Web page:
David Smith: The ‘march of the makers’ heads north

George Osborne’s wooing of the north is a bold move that will pay off for Britain, says journalist and author David Smith.

David Smith and I used to be sort-of colleagues. He is economics editor of The Sunday Times and I used to have a column in the Money section of the paper (I stopped in 2007), in which I often wrote about economics. We disagreed. A lot. I worried endlessly about the credit bubble, the banking system and the housing market. He didn’t. I was convinced there would be a crash. He was not. I think I might have won that round.

However, since then, Smith’s more optimistic attitude has clearly been the one to have. At MoneyWeek we might worry (still) about credit bubbles, the impact of deleveraging and, of course, about the odds of a sudden resurgence in inflation (UK wages really are rising now). But the sanguine attitude has been the correct one: post-crash, the economy – and most people – have done just fine.

And so to Smith’s new book, Something Will Turn Up. The title comes from the Dickens character Wilkins Micawber – who had endless faith in the idea that “something would turn up” to relieve his straitened circumstances – and expresses Smith’s faith that, however bad things look (and however much MoneyWeek frets about the global economy), the economy has “natural healing properties” and “things do get better” as long as policymakers do the right thing. Hmm.

On our side of the river we tend to think that, as most crises are the result of policymakers doing the wrong thing in the first place, it is hard to believe that they can be fully resolved by policymakers doing the right thing. Would perhaps no policy at all have been a better response to the 2008 financial crisis?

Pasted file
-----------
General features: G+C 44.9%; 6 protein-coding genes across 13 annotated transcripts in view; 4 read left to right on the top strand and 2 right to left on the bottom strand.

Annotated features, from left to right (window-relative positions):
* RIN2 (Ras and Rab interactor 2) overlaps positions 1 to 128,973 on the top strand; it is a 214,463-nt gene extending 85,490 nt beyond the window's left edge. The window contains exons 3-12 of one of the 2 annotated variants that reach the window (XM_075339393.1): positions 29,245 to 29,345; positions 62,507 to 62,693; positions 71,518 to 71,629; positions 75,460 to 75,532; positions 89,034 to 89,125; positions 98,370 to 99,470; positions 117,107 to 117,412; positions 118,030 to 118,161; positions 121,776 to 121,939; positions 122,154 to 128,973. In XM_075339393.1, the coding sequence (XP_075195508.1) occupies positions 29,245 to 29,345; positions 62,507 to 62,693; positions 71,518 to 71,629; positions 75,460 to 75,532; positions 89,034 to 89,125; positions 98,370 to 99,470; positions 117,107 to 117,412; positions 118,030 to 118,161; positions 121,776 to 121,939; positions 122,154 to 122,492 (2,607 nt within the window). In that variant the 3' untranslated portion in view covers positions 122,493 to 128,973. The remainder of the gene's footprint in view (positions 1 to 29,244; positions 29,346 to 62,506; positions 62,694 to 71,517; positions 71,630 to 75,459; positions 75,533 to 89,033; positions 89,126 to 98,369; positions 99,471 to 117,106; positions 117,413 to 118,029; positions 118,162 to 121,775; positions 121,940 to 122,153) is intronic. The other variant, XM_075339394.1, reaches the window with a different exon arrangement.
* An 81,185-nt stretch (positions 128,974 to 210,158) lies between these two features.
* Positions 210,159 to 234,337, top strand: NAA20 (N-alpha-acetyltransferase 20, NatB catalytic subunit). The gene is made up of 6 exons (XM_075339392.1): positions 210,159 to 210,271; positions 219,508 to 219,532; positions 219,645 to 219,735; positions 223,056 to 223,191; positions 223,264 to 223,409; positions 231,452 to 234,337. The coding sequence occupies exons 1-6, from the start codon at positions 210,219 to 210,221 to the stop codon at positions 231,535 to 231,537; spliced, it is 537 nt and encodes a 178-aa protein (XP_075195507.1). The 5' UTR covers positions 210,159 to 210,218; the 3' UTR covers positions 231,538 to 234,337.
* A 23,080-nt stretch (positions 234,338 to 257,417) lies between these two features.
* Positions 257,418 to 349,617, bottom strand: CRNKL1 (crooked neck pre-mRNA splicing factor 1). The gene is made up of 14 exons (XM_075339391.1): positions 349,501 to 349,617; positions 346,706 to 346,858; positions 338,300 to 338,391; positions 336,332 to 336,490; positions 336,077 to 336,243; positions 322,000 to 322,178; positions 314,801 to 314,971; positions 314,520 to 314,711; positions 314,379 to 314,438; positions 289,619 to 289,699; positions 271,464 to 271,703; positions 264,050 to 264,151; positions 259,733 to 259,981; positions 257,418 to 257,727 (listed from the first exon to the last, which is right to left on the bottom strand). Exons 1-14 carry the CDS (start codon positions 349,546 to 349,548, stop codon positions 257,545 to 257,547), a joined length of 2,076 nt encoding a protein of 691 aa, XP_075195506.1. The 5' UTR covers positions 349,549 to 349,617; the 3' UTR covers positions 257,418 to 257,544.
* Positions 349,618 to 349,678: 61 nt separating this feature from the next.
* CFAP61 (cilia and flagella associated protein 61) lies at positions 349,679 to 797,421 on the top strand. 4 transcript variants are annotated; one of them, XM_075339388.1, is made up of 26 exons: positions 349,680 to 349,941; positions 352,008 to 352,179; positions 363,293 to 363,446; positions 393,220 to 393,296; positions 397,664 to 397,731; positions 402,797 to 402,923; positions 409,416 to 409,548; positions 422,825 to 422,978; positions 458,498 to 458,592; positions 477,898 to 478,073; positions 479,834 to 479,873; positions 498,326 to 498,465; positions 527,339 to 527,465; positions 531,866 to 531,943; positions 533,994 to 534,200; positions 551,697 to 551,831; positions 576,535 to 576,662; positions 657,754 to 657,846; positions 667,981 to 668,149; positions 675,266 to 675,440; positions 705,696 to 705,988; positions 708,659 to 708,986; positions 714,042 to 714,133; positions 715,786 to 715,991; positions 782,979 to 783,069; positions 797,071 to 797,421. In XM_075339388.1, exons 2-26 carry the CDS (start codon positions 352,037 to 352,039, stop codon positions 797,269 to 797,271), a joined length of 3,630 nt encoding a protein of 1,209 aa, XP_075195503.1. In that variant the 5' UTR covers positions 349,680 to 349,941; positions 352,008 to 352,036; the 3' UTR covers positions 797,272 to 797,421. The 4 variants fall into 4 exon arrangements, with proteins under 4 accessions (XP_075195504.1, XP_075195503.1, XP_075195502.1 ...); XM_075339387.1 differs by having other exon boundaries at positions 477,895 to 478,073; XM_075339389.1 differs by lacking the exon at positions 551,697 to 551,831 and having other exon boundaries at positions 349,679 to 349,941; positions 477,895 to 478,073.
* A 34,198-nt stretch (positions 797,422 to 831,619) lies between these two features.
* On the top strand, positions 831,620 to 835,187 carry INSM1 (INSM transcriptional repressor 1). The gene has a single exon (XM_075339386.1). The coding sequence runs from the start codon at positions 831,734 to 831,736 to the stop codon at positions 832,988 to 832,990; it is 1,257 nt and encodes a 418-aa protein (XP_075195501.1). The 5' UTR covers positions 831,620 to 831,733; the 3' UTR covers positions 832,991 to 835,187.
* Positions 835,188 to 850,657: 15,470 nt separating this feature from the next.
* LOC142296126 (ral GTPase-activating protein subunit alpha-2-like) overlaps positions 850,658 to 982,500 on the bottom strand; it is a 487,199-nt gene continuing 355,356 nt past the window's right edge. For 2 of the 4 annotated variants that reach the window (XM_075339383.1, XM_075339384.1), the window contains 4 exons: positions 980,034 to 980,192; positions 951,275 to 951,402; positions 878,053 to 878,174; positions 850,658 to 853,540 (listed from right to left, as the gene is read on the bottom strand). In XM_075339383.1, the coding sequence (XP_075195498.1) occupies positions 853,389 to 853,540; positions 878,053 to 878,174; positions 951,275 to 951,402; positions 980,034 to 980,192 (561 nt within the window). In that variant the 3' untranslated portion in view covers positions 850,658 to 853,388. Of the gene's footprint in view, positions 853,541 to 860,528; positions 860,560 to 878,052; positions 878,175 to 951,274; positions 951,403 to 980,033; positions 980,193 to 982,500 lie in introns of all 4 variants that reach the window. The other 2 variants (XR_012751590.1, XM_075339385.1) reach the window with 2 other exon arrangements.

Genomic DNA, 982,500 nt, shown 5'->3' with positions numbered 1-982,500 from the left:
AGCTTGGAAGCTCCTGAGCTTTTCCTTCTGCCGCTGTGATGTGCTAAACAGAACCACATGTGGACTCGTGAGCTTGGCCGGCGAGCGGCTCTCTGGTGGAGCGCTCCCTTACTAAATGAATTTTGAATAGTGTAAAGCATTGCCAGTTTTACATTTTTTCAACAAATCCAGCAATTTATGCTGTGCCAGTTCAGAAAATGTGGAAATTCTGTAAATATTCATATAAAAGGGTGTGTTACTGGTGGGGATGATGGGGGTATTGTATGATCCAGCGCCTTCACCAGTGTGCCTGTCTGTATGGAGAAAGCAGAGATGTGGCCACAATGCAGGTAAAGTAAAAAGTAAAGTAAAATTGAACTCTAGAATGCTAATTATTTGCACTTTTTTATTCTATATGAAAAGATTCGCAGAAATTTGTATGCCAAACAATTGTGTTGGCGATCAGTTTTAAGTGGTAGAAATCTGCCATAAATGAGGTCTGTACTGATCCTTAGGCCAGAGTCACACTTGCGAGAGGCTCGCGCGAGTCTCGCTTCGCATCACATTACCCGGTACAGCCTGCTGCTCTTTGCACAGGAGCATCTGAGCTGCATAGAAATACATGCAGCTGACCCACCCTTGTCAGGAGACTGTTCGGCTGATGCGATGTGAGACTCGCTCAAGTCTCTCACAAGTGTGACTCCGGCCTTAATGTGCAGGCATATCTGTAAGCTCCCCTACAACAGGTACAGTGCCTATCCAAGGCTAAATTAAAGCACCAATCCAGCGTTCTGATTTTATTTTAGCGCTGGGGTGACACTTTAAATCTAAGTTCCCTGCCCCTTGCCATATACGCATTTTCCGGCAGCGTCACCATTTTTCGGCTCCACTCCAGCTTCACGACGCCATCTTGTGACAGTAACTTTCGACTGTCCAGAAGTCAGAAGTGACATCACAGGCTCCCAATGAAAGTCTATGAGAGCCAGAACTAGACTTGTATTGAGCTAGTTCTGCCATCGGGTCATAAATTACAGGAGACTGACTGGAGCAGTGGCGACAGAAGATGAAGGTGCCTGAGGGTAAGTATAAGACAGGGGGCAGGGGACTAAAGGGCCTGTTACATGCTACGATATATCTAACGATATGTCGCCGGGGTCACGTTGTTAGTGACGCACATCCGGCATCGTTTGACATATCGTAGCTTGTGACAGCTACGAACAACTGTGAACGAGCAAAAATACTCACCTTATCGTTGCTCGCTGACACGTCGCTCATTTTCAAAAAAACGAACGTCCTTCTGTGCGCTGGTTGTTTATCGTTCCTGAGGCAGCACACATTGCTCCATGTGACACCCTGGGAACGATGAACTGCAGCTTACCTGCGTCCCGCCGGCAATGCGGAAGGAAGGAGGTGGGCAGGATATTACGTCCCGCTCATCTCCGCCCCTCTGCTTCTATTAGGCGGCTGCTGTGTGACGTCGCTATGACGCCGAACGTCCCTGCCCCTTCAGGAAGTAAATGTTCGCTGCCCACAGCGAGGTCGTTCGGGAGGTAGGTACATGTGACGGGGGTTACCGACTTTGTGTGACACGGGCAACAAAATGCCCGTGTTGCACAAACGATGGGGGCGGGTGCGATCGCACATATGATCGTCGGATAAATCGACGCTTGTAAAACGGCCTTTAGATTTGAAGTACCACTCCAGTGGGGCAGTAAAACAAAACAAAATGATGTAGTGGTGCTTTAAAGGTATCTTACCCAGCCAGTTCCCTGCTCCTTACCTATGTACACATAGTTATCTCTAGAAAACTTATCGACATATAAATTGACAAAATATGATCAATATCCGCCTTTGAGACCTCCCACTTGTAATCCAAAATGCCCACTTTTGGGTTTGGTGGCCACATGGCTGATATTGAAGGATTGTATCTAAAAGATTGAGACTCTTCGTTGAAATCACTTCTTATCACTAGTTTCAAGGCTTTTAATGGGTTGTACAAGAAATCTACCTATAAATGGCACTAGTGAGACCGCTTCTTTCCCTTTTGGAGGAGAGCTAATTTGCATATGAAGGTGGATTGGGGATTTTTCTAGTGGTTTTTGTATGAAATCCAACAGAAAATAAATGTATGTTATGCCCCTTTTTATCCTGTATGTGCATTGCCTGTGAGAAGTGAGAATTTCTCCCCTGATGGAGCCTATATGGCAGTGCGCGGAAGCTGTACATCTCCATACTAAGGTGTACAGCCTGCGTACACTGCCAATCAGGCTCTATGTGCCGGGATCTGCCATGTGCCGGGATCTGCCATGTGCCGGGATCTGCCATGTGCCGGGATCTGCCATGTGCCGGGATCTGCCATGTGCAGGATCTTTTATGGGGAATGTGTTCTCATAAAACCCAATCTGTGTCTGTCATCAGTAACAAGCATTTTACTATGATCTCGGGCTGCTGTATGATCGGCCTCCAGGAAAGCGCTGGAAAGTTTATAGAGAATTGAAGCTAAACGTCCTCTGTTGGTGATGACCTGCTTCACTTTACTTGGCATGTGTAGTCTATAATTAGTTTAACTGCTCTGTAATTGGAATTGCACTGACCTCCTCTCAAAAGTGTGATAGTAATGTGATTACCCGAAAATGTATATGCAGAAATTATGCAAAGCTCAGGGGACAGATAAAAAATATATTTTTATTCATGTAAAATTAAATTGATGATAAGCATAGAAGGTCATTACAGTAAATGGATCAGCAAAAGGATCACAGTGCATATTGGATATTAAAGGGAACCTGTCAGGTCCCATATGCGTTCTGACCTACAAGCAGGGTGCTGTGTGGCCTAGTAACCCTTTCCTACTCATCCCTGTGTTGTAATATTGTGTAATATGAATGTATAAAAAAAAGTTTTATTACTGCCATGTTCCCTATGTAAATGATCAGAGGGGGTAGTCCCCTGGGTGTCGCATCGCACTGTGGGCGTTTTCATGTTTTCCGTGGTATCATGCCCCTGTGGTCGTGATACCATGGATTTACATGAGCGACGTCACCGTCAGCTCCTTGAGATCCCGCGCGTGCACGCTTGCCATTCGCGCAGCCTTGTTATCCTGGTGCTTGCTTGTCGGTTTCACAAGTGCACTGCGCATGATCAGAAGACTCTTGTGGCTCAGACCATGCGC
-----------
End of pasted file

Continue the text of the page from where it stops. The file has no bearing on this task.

Smith thinks not. “Something had to be done.” There were two keys to success, he reckons. The first was just how fast the Bank of England brought interest rates down (something that didn’t happen in past recessions). “The effect of that was to ease the impact of the crisis… so most people didn’t have the burden of high interest rates when unemployment was going up very sharply.”

And the second was the way in which the UK showed the international markets so much “willing, in terms of getting the deficit down”. The time around 2008 was the period when we really were “sitting on a bed of nitroglycerin” fiscally. Our efforts to cut the speed at which the UK’s debt was rising was vital – and growth has still “been okay in the post-crisis period”.

Mixed feelings about QE

What about quantitative easing (QE), I ask. Was that an absolute necessity too? Smith has “slightly mixed feelings”. In 2009, yes, it was a necessity, but probably not in 2011/2012. He also finds that he gets “a little bit queasy about QE… when it is seen as a normal tool of economic policy” rather than an emergency measure. If it had been reversed as soon as possible post-2009, people would not be talking – as they are now – about “people’s QE” and using money printing to fund infrastructure.

I wonder if it could have been reversed back then. The UK had and still has a huge deficit (annual government overspend) and an almost incomprehensibly large debt. That means we were issuing large volumes of government bonds – surely we needed the Bank of England to buy those bonds?